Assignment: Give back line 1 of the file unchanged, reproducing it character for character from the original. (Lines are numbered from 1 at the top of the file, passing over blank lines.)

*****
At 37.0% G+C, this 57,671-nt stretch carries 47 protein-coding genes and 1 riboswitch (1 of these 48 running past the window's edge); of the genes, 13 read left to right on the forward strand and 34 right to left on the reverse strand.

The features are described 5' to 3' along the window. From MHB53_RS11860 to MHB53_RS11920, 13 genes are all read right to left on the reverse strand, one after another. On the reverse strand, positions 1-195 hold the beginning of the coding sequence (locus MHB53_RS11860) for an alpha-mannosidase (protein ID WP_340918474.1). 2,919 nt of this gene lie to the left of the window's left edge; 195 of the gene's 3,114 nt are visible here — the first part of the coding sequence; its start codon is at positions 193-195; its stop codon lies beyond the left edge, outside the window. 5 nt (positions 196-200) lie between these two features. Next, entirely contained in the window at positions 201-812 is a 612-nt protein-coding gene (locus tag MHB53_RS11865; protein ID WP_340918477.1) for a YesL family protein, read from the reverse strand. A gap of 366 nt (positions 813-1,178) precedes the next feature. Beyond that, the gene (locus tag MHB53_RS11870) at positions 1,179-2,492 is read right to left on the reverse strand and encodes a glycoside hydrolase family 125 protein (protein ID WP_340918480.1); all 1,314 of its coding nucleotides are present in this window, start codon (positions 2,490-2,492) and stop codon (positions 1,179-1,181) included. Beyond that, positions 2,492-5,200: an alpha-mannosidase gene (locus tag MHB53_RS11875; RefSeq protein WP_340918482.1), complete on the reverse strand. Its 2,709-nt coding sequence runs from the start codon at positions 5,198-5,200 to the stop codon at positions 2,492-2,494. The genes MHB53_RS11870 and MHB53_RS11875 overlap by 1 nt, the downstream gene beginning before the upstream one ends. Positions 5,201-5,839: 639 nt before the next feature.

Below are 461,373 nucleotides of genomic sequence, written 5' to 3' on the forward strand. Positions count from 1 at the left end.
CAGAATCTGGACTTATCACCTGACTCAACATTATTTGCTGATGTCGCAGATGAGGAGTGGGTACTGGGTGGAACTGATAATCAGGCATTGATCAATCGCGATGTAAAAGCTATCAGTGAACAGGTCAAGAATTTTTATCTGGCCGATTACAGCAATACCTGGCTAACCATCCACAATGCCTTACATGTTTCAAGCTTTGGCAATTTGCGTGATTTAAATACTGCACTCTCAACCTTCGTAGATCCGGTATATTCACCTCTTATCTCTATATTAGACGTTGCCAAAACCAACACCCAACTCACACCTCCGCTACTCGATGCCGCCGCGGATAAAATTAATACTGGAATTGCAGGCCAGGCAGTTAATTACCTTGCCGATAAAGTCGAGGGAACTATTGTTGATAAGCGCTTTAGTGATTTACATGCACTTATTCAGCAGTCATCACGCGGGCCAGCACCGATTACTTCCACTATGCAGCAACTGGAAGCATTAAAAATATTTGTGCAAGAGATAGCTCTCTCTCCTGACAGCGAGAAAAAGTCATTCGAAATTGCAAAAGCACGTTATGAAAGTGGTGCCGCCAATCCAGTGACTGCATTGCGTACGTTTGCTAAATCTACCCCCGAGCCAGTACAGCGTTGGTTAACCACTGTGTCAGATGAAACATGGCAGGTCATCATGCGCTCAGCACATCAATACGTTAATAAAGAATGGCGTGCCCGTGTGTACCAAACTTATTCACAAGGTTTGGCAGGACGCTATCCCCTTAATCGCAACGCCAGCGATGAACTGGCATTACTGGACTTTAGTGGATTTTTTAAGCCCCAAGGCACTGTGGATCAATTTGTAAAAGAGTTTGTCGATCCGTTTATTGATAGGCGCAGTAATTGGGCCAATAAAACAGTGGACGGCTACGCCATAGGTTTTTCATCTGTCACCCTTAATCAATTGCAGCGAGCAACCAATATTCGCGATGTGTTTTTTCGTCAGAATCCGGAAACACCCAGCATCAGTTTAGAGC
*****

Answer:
At 37.0% G+C, this 57,671-nt stretch carries 47 protein-coding genes and 1 riboswitch (1 of these 48 running past the window's edge); of the genes, 13 read left to right on the forward strand and 34 right to left on the reverse strand.